Autistic Personality: Living in the Present and Compulsivity

One of the major contributions by Sigmund Freud to psychology was the idea that a lot of what defines our personality lies outside of conscious awareness. Freud illustrated this idea by using the analogy to an iceberg.  The mind floats like an iceberg and only its tip begets conscious awareness. Otherwise most of the mind lies below the surface.  According to Freud a significant portion of our behavior and personality is dictated by the unconscious mind; that is, what lies below the water.

 I believe that autistic individuals differ from neurotypicals in that their personality is dictated by conscious means.  They are very much aware of what is going on around them even when they are not able to understand the same. In effect, they live in the present by paying close attention to those events currently happening around them.  As such, their primary goal is to avoid things, avert loss, and overcome anything that may provide an obstacle to their present endeavors.  Mindfulness living entails a certain lack of spontaneity. Reassurance is brought about by the safety ingrained in both repetitions and rituals. In this regard, a high level of compulsivity is how an autistic individual attempts to gain control over their present circumstances.  Their habits, rather than subconscious urges, are compulsions.

I suspect that living in the present and constantly trying to make sense out of everything is a very laborious process.  It certainly requires a lot of mental work and energy expenditure to consciously work out all of the details affecting your current life (see previous blog on autism burnout). It makes you devote your efforts to the task at hand and makes multitasking quite difficult. Indeed, autistic individuals may take more time speaking because they are consciously choosing their words. They must devote time and energy figuring out what and how to do things.  When this capacity to self-regulate is overwhelmed maladaptive behaviors may ensue. They are not able to overcome challenges in life and find it more difficult to overcome environmental/situational exigencies. Furthermore, this breakdown is propitiated when the individual is feeling strong emotions; when they are highly upset.  Unfortunately, this is when they need self-regulation the most. It is then that, all of the sudden, their actions become responsive to urges. You could say that the autistic introvert then becomes the autistic extrovert.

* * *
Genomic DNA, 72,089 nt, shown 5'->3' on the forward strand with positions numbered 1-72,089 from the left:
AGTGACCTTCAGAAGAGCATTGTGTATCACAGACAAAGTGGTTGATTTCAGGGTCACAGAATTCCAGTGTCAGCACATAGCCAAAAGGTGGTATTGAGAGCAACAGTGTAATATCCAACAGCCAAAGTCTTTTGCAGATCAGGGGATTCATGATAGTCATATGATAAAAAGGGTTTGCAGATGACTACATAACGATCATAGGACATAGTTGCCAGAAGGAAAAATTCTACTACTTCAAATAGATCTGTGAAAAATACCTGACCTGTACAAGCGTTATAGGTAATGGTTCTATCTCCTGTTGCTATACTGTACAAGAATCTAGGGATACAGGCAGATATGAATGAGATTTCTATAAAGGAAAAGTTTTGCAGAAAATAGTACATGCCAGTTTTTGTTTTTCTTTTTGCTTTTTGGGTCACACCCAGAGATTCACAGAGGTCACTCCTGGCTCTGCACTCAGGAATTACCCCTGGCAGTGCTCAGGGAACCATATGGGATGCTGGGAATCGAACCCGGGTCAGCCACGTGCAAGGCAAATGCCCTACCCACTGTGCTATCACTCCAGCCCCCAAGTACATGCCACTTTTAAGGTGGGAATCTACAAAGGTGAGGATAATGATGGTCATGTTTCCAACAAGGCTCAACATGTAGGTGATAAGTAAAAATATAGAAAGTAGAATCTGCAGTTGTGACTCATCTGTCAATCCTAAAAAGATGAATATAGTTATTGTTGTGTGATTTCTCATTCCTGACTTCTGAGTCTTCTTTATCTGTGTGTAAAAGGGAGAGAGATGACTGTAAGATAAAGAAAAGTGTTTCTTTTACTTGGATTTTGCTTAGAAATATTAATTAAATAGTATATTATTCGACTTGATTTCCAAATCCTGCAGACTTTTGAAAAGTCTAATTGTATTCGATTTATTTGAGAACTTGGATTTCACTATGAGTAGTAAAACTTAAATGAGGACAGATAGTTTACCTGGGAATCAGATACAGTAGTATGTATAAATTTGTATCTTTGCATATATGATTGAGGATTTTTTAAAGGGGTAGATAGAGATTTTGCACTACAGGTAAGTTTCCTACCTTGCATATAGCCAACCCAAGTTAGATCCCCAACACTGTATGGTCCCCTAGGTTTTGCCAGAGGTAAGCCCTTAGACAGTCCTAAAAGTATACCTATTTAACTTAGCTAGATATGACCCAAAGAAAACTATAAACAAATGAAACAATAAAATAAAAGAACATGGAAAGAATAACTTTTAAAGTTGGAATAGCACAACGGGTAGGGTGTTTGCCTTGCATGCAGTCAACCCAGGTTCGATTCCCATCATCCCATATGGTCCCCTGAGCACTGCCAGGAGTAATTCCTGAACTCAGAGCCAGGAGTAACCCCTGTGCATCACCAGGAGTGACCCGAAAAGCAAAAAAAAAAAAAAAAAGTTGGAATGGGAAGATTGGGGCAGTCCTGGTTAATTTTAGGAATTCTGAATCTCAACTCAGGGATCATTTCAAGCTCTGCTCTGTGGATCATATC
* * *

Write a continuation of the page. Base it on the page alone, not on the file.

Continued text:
Mindfully living in the present helps explain some of the executive dysfunctions observed in autism.  A person living in the present makes it difficult to plan for the future.  Goal setting is sabotaged. They can’t avert things that may hurt them in the long run.  This makes autistic individuals act impulsively. This is not to say that they act without thinking; rather, they act without considering all possible scenarios, -especially those that have to do with the future consequences of their actions.

Not all autistic individuals are alike and some of these features may be more prominent in some individuals rather than others.  Boosting executive functions may be a way of dislodging a child from living exclusively in the present.  It will inhibit impulsive behaviors, help manage complex behaviors, and strengthen self-regulation.  Cognitive scientist are developing many different interventions aimed at boosting executive functions.  Some of the more exciting options now include computer gaming programs for children.

Reference

Autism Updated: Symptoms, Treatments and Controversies. Amazon Publishing, 2019.

4 responses to “Autistic Personality: Living in the Present and Compulsivity

  1. “They are very much aware of what is going on around them even when they are not able to understand the same. ”
    Not quite sure what you mean by this. Overall, I’m very inward and not so aware of what’s external. On the other hand, slight noises at night may bother me a lot. Such as a dripping tap. In such a case, though, it disturbs my peace and interupts my thoughts. Speaking for myself, my view of the world is very inward and self generated. Information processing is not derived from what’s externally taking place. Put simply, I drift in class situations.
    “We wish to demonstrate that the significant deviation from normality is caused by an absence of a physical relationship to the world, and said disconnection explains all their anomalies.” (Hans Asperger).
    I have read where patients are very sensitive to being watched and very aware of that.

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    • I have asked many patients about recounting some of their personal experiences. They can recite a lot of details (e.g., from a movie) meaning that they were quite aware of the experience and their surrounding. Their interpretation, on the other hand, could differ from those of others present. Thank you for your insights.

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  2. As to the subconscious, I am convinced that in a direct conversation there are actually two taking place.
    (1) The conversation you”re aware of.
    (2) The signals received in the subconscious that you unknowingly react to.

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